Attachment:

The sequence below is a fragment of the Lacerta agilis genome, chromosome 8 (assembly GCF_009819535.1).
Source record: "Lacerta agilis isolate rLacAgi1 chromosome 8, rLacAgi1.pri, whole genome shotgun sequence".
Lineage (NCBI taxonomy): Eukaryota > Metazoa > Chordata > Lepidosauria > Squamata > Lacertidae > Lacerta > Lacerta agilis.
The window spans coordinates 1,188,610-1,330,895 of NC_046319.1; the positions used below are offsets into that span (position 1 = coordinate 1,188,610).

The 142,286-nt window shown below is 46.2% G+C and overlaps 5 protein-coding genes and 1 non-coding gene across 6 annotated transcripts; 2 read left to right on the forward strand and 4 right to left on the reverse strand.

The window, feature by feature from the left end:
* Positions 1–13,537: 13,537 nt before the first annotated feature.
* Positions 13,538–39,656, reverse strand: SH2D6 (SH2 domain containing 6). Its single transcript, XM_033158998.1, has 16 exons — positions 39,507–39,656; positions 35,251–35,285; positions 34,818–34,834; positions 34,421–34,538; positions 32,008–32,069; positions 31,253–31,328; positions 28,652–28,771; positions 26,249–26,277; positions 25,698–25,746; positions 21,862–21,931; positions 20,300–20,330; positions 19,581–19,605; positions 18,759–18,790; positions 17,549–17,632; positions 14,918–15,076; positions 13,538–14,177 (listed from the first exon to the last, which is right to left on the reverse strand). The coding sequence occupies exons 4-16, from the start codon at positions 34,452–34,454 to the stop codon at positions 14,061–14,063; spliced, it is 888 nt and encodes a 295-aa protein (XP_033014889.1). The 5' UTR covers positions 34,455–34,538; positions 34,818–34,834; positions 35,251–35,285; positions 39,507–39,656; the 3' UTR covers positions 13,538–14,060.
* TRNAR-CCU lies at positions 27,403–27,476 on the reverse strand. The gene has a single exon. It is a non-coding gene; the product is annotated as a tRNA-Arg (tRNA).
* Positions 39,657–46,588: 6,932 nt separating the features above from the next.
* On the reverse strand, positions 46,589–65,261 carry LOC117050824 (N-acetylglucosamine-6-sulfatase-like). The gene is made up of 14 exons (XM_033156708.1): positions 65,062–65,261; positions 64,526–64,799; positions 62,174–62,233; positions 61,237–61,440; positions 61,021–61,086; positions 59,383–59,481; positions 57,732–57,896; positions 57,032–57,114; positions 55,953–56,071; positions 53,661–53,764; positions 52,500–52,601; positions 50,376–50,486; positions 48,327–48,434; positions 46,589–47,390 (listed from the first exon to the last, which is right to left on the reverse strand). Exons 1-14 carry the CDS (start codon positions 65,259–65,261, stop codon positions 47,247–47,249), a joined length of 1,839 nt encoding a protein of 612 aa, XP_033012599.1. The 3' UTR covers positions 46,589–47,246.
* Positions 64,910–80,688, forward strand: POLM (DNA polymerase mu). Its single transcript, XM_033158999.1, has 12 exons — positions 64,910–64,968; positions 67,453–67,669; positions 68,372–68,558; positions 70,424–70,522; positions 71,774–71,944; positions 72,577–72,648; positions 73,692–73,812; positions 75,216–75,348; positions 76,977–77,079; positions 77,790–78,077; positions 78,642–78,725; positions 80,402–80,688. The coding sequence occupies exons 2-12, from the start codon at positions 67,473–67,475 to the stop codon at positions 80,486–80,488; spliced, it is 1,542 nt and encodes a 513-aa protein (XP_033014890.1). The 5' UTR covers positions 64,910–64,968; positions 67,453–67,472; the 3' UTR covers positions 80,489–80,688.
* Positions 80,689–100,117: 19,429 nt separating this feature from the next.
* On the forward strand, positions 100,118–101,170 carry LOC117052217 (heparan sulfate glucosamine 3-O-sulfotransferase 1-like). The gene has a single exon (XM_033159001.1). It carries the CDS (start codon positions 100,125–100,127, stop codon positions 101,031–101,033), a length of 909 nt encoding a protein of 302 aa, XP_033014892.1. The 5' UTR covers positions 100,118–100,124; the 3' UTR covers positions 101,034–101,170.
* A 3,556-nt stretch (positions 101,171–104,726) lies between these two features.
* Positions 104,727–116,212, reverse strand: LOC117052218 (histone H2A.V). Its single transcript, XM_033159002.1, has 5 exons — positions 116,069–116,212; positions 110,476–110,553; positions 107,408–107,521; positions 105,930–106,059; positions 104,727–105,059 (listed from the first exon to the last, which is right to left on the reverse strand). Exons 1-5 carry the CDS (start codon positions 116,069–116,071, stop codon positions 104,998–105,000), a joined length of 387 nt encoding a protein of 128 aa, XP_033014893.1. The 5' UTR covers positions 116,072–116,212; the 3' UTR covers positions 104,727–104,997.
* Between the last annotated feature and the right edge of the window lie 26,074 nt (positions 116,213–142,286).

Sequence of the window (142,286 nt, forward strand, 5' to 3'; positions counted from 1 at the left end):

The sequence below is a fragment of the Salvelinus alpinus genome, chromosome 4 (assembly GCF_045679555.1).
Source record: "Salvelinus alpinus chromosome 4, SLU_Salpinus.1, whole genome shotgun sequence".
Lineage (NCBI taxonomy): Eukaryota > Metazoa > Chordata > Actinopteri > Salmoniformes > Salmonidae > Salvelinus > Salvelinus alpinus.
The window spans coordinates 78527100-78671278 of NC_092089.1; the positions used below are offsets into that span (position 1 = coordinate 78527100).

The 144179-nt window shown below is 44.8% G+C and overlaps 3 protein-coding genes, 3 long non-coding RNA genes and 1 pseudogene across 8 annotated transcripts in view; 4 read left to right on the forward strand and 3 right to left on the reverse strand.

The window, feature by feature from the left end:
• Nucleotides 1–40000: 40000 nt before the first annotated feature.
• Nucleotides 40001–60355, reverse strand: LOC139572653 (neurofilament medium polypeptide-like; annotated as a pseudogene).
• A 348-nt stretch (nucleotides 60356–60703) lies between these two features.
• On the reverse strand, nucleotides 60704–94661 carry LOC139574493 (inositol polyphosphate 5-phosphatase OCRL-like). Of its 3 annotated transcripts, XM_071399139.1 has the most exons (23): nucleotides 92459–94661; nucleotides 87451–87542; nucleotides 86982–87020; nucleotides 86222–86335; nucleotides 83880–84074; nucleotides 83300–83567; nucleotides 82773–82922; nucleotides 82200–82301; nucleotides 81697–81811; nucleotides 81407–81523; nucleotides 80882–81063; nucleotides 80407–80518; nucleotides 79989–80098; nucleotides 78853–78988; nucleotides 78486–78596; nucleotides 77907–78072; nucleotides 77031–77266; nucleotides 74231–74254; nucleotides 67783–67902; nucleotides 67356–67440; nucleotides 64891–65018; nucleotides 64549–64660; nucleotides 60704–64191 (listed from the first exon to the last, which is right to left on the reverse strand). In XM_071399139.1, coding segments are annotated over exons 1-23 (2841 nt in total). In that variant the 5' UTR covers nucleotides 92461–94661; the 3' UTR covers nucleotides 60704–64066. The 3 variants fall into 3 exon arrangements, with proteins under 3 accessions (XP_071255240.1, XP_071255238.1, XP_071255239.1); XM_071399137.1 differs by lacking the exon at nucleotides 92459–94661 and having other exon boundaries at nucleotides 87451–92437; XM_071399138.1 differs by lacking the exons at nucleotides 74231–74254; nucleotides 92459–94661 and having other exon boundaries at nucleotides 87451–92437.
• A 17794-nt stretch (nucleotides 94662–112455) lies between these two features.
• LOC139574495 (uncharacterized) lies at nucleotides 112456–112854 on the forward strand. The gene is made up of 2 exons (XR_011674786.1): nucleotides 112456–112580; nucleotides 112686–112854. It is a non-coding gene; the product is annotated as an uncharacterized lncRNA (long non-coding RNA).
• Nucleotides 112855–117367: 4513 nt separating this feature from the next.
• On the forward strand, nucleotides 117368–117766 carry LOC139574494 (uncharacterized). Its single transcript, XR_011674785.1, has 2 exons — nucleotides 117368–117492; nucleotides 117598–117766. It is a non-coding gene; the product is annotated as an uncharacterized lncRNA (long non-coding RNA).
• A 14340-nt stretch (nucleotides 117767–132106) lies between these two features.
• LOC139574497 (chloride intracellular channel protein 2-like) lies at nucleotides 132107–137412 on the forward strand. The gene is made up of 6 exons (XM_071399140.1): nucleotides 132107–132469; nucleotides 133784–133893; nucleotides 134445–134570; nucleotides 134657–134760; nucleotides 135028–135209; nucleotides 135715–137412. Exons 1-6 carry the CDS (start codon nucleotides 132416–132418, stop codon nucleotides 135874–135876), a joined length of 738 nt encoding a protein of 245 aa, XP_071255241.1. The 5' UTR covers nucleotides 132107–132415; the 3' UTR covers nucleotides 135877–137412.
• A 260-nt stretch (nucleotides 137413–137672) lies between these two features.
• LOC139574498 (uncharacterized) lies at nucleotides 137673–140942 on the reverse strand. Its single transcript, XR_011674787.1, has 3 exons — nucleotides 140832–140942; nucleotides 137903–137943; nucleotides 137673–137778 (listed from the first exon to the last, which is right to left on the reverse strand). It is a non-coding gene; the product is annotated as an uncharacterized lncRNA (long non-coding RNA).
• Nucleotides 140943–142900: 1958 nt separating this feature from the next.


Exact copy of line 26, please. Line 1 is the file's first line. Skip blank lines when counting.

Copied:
• Nucleotides 40001–60355, reverse strand: LOC139572653 (neurofilament medium polypeptide-like; annotated as a pseudogene).